Irving Berlin

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Irving Berlin (1948)

Irving Berlin , actually Israel Isidore Beilin or Baline , another pseudonym (.) Ren G. May , (* April 29 jul. / 11. May  1888 greg. In the Russian Empire ; †  22. September 1989 in New York City ) was a American composer and lyricist.


The birthplace of Berlin is unknown, although his Jewish family lived in Talachyn ( Mogilev Gouvernement ), a city ​​in what is now Belarus , until they emigrated . Berlin itself gave as his birthplace a small Siberian town called Temun, which was sometimes identified as the city of Tyumen . As a result of the anti-Semitic pogroms in the Russian Empire in the 1880s, Berlin's parents and their seven children emigrated to the United States in 1891. (See also The Polish Jews in the Russian Empire (1795–1918) and the Pale of Settlement .)

After the early death of their father, a cantor , the children had to earn their own living. Irving was taken out of school and made his first living as a newspaper and delivery boy. At 14 he ran away from home and worked as a "singing waiter" in a New York café. Berlin taught itself a little to play the piano . Since he played by ear, he only used the black keys for the sake of simplicity; he played almost exclusively in the key of F sharp.

He achieved world fame with the song Alexander's Ragtime Band . The former street boy was well on his way to becoming a well-known composer , even though he could neither read notes nor play the piano properly. He composed his melodies, others wrote down the notes for him. The orchestration was then carried out by trained arrangers .

Because he limited himself almost exclusively to the black keys of the piano, but also wanted to compose in all other keys , he bought a piano in 1910, which he could transpose into other keys using a crank wheel by shifting the mechanism relative to the strings .

Berlin's grave in New York City

On May 12, 1910, he was at Munn Lodge No. Initiated as a Freemason in New York City in 190 , promoted to journeyman on May 26, and promoted to master on June 3. On December 12, 1935, he became a lifelong member. He received the 32nd  degree of the AASR ( New Jersey ) on December 23, 1910. In the Mecca Shrine Temple he was initiated on January 30, 1911 and there in December 1936 a lifelong member. Around 1912 he wrote a song with a Masonic reference in collaboration with E. Ray Goetz: "Hiram's Band".

In 1920 he opened his own theater with the Music Box and finally devoted himself to work for the sound film. With the hit " White Christmas " from the Bing Crosby film Holiday Inn , which was widely distributed in millions of records , he achieved a particularly successful result. Before the Second World War , his song " God Bless America ", performed by Kate Smith , became an unofficial anthem in the United States. Berlin achieved its greatest success in 1946 with the musical Annie Get Your Gun about the American art writer Annie Oakley . Irving Berlin is the author of numerous melodies that are still considered jazz standards today.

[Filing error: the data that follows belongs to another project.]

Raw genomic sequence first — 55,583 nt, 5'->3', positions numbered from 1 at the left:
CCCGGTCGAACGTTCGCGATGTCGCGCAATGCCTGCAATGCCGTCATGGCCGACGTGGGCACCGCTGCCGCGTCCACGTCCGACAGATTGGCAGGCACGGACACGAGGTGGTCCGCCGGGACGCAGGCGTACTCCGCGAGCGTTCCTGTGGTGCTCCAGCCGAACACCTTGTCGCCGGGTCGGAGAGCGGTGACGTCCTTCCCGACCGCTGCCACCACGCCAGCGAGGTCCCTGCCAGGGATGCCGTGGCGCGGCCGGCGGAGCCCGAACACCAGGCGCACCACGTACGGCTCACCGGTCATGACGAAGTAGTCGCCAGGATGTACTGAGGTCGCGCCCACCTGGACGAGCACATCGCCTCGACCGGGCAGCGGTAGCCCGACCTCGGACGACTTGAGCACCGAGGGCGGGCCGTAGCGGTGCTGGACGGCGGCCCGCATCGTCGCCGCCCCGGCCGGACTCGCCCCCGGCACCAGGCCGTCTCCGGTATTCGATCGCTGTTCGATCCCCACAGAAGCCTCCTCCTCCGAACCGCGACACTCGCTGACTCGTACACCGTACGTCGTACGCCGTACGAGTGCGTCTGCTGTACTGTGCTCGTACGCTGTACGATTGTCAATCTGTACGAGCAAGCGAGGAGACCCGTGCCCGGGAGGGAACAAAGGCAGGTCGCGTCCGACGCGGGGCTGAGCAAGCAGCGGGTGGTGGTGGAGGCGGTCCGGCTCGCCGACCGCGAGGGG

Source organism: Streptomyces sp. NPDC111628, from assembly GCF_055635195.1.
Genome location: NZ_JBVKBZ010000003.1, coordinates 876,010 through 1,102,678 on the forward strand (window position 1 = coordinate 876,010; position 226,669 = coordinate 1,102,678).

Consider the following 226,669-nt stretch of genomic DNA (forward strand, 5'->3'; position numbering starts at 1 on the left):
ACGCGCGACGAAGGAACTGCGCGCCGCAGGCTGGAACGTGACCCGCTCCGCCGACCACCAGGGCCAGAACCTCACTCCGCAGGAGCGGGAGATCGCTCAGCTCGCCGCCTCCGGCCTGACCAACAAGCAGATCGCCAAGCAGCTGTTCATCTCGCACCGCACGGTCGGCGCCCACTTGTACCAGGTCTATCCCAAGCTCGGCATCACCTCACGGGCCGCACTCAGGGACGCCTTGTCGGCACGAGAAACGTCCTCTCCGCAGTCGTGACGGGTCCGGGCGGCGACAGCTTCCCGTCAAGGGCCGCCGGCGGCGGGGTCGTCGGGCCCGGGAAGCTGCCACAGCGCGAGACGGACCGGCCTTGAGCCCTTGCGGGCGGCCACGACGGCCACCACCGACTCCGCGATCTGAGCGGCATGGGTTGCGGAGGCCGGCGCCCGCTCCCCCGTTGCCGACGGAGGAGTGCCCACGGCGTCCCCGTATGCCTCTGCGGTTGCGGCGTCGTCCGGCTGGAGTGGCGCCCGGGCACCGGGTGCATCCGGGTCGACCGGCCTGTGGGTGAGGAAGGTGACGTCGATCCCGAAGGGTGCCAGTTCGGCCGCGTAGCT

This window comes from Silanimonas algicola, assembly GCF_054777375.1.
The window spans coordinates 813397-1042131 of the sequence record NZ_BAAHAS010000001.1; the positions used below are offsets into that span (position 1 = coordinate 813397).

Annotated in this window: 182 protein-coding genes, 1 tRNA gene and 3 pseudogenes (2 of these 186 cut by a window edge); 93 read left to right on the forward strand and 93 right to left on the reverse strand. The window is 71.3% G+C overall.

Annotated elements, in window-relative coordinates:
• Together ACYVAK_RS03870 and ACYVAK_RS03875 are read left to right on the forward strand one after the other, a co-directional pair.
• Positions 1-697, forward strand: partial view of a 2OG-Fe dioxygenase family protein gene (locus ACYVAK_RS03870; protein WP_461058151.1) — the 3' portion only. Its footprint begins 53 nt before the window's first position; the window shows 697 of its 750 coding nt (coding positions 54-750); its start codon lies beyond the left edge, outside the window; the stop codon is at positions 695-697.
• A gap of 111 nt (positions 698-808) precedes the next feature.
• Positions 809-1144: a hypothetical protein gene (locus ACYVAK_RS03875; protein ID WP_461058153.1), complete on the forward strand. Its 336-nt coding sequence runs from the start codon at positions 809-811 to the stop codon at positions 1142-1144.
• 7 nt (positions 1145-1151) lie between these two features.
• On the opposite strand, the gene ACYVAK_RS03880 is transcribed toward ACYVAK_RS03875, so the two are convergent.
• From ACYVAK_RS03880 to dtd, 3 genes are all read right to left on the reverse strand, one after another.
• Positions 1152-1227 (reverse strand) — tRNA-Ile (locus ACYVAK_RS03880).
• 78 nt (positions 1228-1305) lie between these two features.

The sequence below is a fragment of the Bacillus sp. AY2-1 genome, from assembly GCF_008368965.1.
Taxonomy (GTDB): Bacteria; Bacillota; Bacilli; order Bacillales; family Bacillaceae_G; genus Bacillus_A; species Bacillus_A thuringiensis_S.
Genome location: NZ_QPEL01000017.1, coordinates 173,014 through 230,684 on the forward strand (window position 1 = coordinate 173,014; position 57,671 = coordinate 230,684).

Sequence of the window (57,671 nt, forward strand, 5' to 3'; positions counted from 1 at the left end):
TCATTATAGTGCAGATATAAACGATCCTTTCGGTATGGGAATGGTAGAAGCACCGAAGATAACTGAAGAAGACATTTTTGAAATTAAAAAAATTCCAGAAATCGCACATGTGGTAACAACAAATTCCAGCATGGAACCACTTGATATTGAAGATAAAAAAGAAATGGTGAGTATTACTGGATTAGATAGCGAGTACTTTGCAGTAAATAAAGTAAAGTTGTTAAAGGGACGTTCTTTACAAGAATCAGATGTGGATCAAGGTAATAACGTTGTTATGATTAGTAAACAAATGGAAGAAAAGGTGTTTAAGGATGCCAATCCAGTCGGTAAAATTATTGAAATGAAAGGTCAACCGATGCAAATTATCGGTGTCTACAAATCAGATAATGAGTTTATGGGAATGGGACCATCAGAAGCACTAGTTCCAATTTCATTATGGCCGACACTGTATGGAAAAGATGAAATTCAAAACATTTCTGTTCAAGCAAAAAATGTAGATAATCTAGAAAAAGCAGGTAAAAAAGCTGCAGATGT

Irving Berlin died on September 22, 1989 at the age of 101 of complications from a heart attack .

Works (selection)


Irving Berlin was primarily a songwriter ; he wrote more than 1000 songs.

Broadway Shows - Musicals and Musical Revues

This is followed by shows whose music was written exclusively by Berlin.

  • 1910: Ziegfeld Follies
  • 1914: Watch Your Step
  • 1915: stop! Look! Lists!
  • 1918: Yip Yap Yaphank
  • 1921, 1922, 1923 and 1924: Music Box Revue
  • 1925: The Cocoanuts , film adaptation 1929
  • 1927: Ziegfeld Follies
  • 1932: Face The Music
  • 1933: As Thousands Cheer
  • 1940: Louisiana Purchase , screened in 1941
  • 1942: This Is the Army , film adaptation 1943
  • 1946: Annie Get Your Gun , film adaptation 1950
  • 1949: Miss Liberty
  • 1950: Call Me Madam , film adaptation 1953
  • 1962: Mr. President .

Film work

In most cases, a portfolio of Berlin songs forms the basis for the following film musicals, music or dance films, of which only in exceptional cases were written as a whole as film music.



  • Jeffrey Magee: Irving Berlin's American musical theater , New York, NY [u. a.]: Oxford Univ. Press, 2012, ISBN 978-0-19-539826-7
  • James Kaplan: Irving Berlin: New York genius , New Haven: Yale University Press, [2019], ISBN 978-0-300-18048-0

Web links

Commons : Irving Berlin  - Collection of images, videos and audio files

Individual evidence

  1. ^ Irving Berlin Music Company: Irving Berlin Biography
  2. Philip Furia (Ed.): American song lyricists, 1920-1960 . Gale, Detroit 2002, ISBN 0-7876-6009-4 , p. 23.
  3. a b Cecil Adams: If Irving Berlin couldn't read or write music, how did he compose? July 28, 2006, accessed February 28, 2021 .
  4. ^ Irving Berlin piano spotlighted at the National Museum of American Jewish History . ( [accessed February 28, 2021]).
  5. ^ Weser Bros. Transposing Upright Piano. Retrieved February 28, 2021 .
  6. Jürgen Holtorf: Die Logen der Freemaurer, Nikol Verlags GmbH, Hamburg, p. 140, ISBN 3-930656-58-2